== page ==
I’m so ready to get baking!

Have a great day-

How To Make Simple Thanksgiving Gravy…..

Ok, the clock is ticking!  The bird is out of the oven and you’ve got your sides are now in the oven to warm…. One last and extremely important detail, the gravy.  The best thickener to use when making turkey gravy is cornstarch.   You get a smooth and luscious  gravy without lumps.  Before we get to making the gravy, let’s discuss the very first step.  The drippings.

The best way to extract those lovely pan juices from the pan is with a turkey baster.  Remove as much liquid as possible, I’d say to go for 4+ cups if you can.  If you’ve made a large bird you will need lots of gravy.  If you come up short you can always make up the difference with chicken stock.  You’re in a bit of a hurry but try not to skip this step.  There are three good ways to do this.  (if you do not remove the fat the gravy will still thicken fine but there will be an unappetizing layer of fat over the top)

1)  A fat separator.  This is the simplest way of doing it.  Simply pour all of the liquid into the cup and let it sit for a minute or two.  You will see that all of the fat rises to the top.  When you pour the de-fatted liquid out through the spout, liquid comes out from the bottom where there is no fat.  You stop pouring when you get close to the fat layer.  This is the best one I’ve seen out there.  It’s by Pampered Chef and it has a four cup capacity.  You can see that there is a strainer on the top if you wish to remove any bits of food debris.  It’s awesome!  If you don’t have this type of gadget, read on.

2)  Believe it or not a heavy duty zip bag would work fine too.  Carefully pour the liquid into the bag, wait a minute or so until the fat rises to the top.  Carefully snip off a SMALL corner of the bag and drain the broth part of the liquid into a medium size sauce pan.  You must be quick as you don’t want the fat portion of the liquid to run through.

3)  A turkey baster.  I’ve done this on many occasions where I have way more than 4 cups of liquid I need to de-fat.  Pour all of the liquid into a large clear bowl, let it sit for a minute or so.  Using your turkey baster, extract liquid from the very bottom of the bowl.   Of course, you’ll want to stop when you get to the fat layer.  I found this to be very effective as well.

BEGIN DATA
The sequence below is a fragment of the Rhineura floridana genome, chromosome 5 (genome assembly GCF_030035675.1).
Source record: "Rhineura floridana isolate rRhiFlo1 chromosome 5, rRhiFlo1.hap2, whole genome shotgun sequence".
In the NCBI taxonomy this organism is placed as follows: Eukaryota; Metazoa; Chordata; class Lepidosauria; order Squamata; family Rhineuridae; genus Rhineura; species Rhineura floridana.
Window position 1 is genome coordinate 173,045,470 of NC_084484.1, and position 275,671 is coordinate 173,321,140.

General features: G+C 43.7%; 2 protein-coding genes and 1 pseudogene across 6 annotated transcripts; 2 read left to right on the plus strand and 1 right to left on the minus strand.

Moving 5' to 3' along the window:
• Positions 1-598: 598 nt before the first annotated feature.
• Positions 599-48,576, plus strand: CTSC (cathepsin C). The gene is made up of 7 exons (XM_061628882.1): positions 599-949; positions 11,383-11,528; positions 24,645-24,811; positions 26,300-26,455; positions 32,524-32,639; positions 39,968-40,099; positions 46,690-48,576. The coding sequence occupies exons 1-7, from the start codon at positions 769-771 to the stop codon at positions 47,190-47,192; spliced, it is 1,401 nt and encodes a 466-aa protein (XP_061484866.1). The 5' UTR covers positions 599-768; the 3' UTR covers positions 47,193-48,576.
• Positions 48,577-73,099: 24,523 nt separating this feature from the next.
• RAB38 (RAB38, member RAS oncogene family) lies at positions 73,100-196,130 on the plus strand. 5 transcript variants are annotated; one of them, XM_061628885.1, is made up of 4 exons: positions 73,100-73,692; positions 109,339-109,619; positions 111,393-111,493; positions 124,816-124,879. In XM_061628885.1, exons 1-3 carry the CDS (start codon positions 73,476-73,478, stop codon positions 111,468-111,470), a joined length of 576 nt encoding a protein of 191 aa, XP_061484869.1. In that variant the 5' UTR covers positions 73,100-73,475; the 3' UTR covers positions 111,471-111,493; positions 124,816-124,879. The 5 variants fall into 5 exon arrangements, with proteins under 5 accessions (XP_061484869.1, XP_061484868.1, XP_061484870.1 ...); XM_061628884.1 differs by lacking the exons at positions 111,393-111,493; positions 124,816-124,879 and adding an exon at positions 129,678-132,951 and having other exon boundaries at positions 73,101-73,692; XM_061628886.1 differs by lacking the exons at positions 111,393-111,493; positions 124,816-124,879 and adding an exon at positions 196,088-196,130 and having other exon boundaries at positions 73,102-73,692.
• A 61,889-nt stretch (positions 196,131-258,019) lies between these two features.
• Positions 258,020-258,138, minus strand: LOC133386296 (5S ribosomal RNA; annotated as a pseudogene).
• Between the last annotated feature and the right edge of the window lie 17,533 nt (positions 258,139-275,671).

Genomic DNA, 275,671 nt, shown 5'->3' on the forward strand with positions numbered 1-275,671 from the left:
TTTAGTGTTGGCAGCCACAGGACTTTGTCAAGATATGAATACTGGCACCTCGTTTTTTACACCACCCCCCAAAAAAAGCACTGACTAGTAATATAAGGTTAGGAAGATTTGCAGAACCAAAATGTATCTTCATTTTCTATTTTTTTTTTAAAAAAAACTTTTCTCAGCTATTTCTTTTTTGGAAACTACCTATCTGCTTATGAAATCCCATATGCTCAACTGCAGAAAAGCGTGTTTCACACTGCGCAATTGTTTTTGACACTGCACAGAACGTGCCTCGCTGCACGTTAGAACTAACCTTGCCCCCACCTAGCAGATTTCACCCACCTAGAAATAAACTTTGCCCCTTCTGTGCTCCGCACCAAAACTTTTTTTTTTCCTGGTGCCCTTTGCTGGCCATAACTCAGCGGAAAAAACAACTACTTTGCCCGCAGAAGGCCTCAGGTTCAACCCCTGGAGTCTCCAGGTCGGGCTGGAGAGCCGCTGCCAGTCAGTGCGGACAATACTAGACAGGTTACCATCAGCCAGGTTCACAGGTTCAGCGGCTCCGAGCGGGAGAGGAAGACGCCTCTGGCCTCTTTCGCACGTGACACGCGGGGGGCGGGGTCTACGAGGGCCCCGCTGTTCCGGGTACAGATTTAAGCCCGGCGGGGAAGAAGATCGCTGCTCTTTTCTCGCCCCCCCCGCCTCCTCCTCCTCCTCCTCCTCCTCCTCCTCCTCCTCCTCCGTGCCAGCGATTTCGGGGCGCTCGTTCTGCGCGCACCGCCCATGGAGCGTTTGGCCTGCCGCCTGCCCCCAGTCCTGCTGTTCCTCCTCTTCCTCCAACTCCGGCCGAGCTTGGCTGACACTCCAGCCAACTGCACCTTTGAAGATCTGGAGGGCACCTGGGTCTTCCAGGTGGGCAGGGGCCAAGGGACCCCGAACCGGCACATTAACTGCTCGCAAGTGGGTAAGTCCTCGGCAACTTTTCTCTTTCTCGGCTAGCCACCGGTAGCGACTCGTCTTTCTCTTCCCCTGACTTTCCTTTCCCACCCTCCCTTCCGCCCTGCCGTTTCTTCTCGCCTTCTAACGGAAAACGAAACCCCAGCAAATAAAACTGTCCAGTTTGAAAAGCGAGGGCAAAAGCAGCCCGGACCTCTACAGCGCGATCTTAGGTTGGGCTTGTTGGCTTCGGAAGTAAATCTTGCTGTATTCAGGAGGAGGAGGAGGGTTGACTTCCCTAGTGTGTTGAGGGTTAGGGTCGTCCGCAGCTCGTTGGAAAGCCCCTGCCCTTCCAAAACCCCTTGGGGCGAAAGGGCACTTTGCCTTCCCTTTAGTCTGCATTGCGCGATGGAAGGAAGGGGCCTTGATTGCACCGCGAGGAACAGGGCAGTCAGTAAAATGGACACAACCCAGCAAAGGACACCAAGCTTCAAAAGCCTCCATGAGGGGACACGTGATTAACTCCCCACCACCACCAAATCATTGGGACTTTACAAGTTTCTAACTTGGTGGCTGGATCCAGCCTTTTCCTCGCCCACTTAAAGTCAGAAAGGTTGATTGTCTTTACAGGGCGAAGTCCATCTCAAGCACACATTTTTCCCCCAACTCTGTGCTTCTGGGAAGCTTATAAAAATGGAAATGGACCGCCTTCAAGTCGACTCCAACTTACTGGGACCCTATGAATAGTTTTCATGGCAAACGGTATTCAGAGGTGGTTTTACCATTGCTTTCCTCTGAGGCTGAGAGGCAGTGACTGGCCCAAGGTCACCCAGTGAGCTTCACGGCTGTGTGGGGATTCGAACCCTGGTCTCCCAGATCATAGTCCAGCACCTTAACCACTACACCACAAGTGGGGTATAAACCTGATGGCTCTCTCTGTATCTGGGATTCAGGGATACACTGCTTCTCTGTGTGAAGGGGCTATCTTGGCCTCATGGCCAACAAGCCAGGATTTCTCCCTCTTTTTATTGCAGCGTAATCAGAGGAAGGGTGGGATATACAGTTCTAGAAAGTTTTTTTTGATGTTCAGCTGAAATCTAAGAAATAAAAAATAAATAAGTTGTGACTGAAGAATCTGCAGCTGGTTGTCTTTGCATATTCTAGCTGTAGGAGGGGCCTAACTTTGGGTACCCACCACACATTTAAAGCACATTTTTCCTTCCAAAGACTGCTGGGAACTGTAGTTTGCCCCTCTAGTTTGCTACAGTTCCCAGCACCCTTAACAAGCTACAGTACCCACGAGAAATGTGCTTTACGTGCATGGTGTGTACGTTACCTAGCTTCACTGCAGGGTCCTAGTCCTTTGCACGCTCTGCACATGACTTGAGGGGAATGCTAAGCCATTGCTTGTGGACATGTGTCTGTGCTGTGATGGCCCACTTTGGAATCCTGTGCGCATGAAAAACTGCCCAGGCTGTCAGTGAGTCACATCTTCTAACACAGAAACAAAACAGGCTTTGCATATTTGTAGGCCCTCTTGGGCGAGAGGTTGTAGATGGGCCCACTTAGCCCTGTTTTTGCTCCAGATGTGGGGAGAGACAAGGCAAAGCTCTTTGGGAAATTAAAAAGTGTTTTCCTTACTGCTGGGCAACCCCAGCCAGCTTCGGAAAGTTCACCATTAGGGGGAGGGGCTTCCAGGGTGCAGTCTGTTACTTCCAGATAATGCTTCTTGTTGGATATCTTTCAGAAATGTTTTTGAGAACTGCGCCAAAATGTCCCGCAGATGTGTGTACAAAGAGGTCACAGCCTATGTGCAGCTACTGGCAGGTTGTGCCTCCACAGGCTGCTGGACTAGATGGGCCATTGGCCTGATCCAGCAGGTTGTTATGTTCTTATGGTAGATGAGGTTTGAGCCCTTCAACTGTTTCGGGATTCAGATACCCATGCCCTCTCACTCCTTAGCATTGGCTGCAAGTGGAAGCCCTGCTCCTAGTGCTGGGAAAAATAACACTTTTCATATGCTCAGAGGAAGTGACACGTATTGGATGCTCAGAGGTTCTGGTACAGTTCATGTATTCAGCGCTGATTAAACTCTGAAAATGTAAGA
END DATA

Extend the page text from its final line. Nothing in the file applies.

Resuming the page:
Now we’re ready to make gravy.

Simple Thanksgiving Gravy

4 cups turkey broth minus the fat (add chicken stock to make up the difference if necessary)
1/2 cup cold water
4 tablespoons cornstarch
salt to taste

1)  Pour the turkey broth into a medium size sauce pan.
2)  Add the cornstarch to 1/2 cup of water.  Mix well until the cornstarch is completely dissolved.  Pour it right into the turkey liquid.  Cook over medium heat and stir constantly until it comes to a boil. ( Enlist a guest to do this!) Once you see bubbles, it’s done, remove from heat immediately.  Taste it to see if you need to add salt.  Perfect, luscious gravy.

So the rule of thumb basically is this:

2 cups liquid (broth) + 1/4 cup cold water + 2 tablespoons cornstarch

*if you mix the cold water with the cornstarch ahead of time, you’ll need to give it another stir before adding to the turkey liquid as the cornstarch will settle to the bottom.


Email me if you have any questions!


Cornbread Stuffing Tip…..

Good morning!

I just read an interesting way to make cornbread stuffing (Food and Wine Magazine).  Use 1/3 sourdough cubes and 2/3 dried cornbread cubes.  This would give the stuffing nice texture with the chewy sourdough bread.



Sausage And Sage Stuffing….

This is soooo delicious!  I use Jimmy Dean’s Sage Sausage, it’s perfect for this stuffing.  Make this stuffing to your own liking.  Use any kind of bread you like.  Cornbread is a delicious option with the sausage as well.  If using cornbread, dry it out the same way you would other breads.  (instructions below)  I save the bread crust ends and toast them for stuffing.  Remember, cold stuffing into cold bird.  This is hugely important when it comes to food safety. 

Sage and Sausage Stuffing

1 lb. bulk sage pork sausage
1 tablespoon butter
5 stalks of celery, cut into small pieces
1 large onion, finely diced
1 teaspoon dried rubbed sage
1 cup fresh parsley, chopped
10 cups dried bread cubes, *homemade or store bought
3-4 cups cold chicken stock or water

1)  Dump the dried bread cubes into a large mixing bowl, set aside.  In a large skillet, cook the sausage until browned.  Drain off any excess fat.  Dump sausage into the bread bowl.
2)  Add the butter to the skillet and add the celery and onion.  Cook 6-7 minutes or until veggies are soft.  Add the sage and parsley.  Mix well.  Add to the bread bowl.  Pour half of the chicken stock over the goodies in the bowl.  Gently fold stuffing ingredients.  Keep adding the stock until all of the bread is moistened.  Cool completely and refrigerate in a large zip bag.  Stuff the cold bird with the cold stuffing right before going into the oven.

*To make your own dried bread cubes cut leftover bread into 1/2″ cubes.  Spread over a cookie sheet, do not crowd.  Bake in 300′ oven for 15-20 minutes or until the bread is totally dried out.  Turn the bread cubes every 5 minutes.  Cool completely.  Store in a zip bag if you’re not using right away.

**If you’d like to bake the stuffing in a casserole dish, butter a 2 quart dish generously with butter.  Add the stuffing and pack in.  Add a couple of pats of butter to the top.  Bake at 350′ for 30-35 minutes.  Makes about eight 1/2 cup servings.

Gobble Gobble!